Let’s walk through these same steps using the example from earlier with an estimated repayment period of 9 months.

How to calculate your merchant cash advance rates with a 9 month repayment period

  • Step 1: $100,000 x 1.3 = $130,000
  • Step 2: $130,000 - $100,000 = $30,000
  • Step 3: $30,000 / 100,000 = 0.3
  • Step 4: 0.3 x 365 = 109.5
  • Step 5: 109.5 / 270 = 0.4055 or 41% 


This is considered an Annualized Interest Rate. It’s often not a true indication of APR because there can be additional fees you may need to consider, such as administrative costs.

These fees can make them an expensive option, depending on your lender, so it’s important to shop around. Use your APR to compare your advance to traditional financing options and decide if it’s the best choice for your business.


The Pros and Cons of a Merchant Cash Advance

While a merchant cash advance may be an expensive option, many small businesses find them helpful for taking on new projects or settling short-term financial issues, like seasonal declines. If you’re able to make timely repayments, a merchant cash advance is a fast and practical option for growing your business.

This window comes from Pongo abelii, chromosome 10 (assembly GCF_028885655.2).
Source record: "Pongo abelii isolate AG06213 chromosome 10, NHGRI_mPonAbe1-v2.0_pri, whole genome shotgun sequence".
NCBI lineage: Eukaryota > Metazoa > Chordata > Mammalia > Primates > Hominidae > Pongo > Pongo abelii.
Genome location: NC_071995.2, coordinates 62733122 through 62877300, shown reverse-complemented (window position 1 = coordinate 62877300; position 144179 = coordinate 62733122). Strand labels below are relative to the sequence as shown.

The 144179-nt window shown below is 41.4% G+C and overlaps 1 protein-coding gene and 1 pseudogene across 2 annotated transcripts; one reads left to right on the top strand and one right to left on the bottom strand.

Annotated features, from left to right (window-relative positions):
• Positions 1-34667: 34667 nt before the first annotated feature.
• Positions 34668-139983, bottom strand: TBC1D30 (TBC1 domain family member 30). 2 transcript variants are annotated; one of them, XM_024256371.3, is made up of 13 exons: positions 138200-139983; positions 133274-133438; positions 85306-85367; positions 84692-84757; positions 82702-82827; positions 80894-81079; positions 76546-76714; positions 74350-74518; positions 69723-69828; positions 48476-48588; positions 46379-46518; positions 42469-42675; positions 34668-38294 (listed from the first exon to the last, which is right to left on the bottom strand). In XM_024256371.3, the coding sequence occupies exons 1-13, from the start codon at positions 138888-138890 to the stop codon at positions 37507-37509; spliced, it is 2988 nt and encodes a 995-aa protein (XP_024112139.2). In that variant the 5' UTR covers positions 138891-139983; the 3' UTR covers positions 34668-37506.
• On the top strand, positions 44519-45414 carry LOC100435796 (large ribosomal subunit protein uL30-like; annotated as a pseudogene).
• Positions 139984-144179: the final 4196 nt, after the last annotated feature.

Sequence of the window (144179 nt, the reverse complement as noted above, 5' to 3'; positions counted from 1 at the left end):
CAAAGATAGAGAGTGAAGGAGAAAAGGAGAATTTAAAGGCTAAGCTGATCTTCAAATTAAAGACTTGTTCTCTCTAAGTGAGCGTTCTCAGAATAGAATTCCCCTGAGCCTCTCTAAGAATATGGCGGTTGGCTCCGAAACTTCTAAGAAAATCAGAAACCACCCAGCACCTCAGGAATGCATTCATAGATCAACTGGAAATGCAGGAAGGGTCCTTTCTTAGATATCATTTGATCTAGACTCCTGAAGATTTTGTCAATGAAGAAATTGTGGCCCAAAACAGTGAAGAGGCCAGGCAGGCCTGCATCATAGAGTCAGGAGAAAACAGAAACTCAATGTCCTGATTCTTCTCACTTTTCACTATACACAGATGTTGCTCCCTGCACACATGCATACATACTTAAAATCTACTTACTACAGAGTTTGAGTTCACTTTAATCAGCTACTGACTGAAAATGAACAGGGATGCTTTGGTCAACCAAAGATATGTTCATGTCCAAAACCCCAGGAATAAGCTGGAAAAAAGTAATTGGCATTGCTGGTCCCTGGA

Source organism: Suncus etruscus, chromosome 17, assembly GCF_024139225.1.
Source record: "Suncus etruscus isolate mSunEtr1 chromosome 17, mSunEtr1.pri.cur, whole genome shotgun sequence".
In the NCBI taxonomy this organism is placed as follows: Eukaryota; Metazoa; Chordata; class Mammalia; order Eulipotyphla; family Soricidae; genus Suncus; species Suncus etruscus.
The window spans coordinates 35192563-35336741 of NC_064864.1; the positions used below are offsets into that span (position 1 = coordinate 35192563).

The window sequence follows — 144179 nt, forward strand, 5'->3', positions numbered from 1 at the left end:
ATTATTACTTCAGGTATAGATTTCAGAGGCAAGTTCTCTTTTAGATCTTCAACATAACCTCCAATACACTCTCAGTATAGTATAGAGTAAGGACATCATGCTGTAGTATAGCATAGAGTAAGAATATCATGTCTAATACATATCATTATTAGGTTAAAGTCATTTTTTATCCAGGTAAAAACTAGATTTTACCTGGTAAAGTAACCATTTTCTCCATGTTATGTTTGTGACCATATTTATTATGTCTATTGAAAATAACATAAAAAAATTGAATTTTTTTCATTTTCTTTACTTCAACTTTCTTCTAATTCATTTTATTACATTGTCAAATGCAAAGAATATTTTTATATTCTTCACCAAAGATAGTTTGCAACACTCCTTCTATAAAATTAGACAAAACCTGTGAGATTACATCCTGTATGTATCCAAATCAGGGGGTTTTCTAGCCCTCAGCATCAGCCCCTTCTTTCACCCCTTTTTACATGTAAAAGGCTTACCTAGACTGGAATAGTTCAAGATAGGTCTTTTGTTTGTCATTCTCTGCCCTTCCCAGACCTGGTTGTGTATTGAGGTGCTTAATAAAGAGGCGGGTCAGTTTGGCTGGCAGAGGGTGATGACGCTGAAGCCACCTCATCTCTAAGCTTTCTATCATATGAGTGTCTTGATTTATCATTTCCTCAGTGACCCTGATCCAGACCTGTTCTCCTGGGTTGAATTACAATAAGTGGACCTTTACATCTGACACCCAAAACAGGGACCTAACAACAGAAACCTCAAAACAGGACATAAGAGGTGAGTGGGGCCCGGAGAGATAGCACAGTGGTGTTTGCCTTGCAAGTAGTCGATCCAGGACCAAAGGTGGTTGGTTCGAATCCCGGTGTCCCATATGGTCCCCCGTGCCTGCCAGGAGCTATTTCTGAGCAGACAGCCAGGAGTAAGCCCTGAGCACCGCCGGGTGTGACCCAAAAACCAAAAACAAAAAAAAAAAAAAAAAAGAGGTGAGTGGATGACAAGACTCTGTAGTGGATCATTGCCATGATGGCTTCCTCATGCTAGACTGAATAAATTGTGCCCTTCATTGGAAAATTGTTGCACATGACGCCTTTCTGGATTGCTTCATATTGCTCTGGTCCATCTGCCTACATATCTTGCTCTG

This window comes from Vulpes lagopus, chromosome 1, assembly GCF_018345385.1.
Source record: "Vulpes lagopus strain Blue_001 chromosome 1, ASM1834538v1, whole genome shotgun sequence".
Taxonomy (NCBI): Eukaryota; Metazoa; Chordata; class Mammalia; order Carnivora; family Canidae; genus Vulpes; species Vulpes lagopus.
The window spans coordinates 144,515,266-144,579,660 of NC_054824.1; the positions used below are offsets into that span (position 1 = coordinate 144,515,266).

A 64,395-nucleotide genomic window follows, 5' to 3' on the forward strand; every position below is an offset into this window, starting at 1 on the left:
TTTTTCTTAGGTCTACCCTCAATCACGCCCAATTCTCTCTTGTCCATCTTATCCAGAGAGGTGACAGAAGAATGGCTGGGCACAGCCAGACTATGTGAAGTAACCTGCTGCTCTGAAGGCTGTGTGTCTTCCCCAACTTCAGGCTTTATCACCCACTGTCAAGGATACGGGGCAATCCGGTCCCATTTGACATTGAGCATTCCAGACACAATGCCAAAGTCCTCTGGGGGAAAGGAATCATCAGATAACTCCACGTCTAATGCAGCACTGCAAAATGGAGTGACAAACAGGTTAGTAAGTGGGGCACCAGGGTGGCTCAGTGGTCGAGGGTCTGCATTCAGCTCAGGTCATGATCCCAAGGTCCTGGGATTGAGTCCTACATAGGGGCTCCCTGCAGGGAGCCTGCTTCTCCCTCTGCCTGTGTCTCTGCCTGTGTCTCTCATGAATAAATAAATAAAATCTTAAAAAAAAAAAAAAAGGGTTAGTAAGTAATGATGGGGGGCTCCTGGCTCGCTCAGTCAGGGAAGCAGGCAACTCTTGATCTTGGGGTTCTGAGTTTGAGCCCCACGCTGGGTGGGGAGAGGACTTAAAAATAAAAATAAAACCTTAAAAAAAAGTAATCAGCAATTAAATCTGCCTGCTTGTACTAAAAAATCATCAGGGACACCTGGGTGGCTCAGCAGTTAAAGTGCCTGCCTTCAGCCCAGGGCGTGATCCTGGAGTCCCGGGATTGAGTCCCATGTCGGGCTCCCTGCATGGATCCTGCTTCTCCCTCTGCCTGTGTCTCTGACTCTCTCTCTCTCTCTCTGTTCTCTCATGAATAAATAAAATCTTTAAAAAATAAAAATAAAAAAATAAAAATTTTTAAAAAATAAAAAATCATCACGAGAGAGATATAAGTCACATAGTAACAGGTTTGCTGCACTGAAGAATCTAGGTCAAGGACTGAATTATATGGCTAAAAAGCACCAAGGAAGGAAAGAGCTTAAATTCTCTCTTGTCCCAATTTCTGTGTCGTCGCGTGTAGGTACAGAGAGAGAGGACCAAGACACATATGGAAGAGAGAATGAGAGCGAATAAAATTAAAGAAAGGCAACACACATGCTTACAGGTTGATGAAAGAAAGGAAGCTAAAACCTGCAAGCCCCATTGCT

Let’s take a closer look at the pros and cons:


Quick Turnaround

The application process is quick and simple and you can get access to your advance in as little as 24 hours. You don’t need a lot of paperwork to get started either, so you’re spending less time on admin.


You Don’t Need Collateral

Merchant cash advances are unsecured, so you don’t have to put your business’s or personal assets at risk in order to qualify. This is another reason why they are a popular option for business owners who haven’t had a chance to build good personal credit or even a business credit profile.


Repayments Fluctuate with Sales

When your sales decline or stop altogether, so do your repayments (assuming you’ve chosen repayment via credit and debit card sales)! This means that the size of your repayments reflects the success of your monthly sales, and there’s no added stress when sales are low. You may even pay your advance off faster than expected with a few months of high sales. 

Having said that, merchant cash advance providers all have different terms, so be sure to read the legals closely! Look out for any hard deadlines that force full repayment if you don’t pay back in time, or covenants on minimum capital that cause the agreement to default.


High APR